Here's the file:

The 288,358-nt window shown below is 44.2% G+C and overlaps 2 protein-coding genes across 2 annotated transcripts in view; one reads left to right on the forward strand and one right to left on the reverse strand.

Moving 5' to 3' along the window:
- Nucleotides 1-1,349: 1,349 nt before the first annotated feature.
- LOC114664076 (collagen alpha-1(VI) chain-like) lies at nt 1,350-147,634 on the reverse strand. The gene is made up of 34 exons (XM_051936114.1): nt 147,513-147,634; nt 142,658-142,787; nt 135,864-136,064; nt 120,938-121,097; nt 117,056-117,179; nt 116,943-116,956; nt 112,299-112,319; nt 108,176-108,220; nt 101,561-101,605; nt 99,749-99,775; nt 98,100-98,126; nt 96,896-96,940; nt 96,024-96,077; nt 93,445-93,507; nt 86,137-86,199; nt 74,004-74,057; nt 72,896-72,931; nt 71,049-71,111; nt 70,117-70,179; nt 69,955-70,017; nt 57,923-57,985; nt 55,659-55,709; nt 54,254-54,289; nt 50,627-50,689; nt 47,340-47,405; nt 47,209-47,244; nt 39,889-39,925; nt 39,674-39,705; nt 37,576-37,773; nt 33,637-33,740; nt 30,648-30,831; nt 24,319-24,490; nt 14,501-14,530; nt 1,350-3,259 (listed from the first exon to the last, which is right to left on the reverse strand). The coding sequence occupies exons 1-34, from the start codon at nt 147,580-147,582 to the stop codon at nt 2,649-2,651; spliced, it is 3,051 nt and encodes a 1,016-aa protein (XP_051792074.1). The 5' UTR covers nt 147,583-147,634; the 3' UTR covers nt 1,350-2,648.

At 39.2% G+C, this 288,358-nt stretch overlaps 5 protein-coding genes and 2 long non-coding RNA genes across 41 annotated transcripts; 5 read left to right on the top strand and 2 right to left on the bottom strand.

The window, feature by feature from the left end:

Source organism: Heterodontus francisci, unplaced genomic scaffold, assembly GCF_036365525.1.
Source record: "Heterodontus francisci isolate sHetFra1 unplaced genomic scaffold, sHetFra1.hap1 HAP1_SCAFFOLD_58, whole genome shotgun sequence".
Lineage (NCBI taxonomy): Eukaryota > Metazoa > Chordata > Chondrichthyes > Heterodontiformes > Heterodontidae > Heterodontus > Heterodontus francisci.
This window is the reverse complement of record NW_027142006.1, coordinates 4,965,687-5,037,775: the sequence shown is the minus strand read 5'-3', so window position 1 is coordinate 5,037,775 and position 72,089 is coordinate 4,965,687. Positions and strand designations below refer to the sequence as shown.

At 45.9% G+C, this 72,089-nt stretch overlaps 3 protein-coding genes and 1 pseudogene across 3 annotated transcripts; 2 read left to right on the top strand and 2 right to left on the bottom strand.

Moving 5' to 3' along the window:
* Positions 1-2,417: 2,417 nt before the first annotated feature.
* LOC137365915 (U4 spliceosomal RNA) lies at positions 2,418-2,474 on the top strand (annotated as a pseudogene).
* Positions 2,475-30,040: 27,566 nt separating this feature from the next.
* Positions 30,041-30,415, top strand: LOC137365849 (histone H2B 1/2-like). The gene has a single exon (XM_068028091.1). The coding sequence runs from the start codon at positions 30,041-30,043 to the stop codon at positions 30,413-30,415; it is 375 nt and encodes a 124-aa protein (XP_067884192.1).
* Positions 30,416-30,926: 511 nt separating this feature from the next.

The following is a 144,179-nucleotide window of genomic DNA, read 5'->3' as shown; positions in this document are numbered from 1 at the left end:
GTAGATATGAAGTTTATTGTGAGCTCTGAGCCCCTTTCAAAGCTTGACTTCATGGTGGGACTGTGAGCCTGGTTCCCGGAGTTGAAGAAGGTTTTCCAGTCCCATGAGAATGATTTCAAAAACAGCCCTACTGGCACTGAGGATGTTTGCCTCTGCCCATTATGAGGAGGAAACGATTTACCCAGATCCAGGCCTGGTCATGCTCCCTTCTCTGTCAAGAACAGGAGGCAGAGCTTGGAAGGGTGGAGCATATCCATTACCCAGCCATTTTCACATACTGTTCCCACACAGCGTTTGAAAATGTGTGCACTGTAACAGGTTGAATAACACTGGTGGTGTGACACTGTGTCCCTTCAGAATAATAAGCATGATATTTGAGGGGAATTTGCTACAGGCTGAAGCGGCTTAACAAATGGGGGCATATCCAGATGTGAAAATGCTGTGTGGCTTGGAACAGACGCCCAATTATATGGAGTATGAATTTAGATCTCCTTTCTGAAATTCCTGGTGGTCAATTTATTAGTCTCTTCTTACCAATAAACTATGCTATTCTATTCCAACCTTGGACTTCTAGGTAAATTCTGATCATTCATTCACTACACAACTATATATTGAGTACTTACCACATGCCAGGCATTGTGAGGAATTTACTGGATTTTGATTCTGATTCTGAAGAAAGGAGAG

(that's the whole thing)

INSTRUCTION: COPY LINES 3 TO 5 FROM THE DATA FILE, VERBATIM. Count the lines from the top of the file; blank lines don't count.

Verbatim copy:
- Nucleotides 1-1,349: 1,349 nt before the first annotated feature.
- LOC114664076 (collagen alpha-1(VI) chain-like) lies at nt 1,350-147,634 on the reverse strand. The gene is made up of 34 exons (XM_051936114.1): nt 147,513-147,634; nt 142,658-142,787; nt 135,864-136,064; nt 120,938-121,097; nt 117,056-117,179; nt 116,943-116,956; nt 112,299-112,319; nt 108,176-108,220; nt 101,561-101,605; nt 99,749-99,775; nt 98,100-98,126; nt 96,896-96,940; nt 96,024-96,077; nt 93,445-93,507; nt 86,137-86,199; nt 74,004-74,057; nt 72,896-72,931; nt 71,049-71,111; nt 70,117-70,179; nt 69,955-70,017; nt 57,923-57,985; nt 55,659-55,709; nt 54,254-54,289; nt 50,627-50,689; nt 47,340-47,405; nt 47,209-47,244; nt 39,889-39,925; nt 39,674-39,705; nt 37,576-37,773; nt 33,637-33,740; nt 30,648-30,831; nt 24,319-24,490; nt 14,501-14,530; nt 1,350-3,259 (listed from the first exon to the last, which is right to left on the reverse strand). The coding sequence occupies exons 1-34, from the start codon at nt 147,580-147,582 to the stop codon at nt 2,649-2,651; spliced, it is 3,051 nt and encodes a 1,016-aa protein (XP_051792074.1). The 5' UTR covers nt 147,583-147,634; the 3' UTR covers nt 1,350-2,648.

At 39.2% G+C, this 288,358-nt stretch overlaps 5 protein-coding genes and 2 long non-coding RNA genes across 41 annotated transcripts; 5 read left to right on the top strand and 2 right to left on the bottom strand.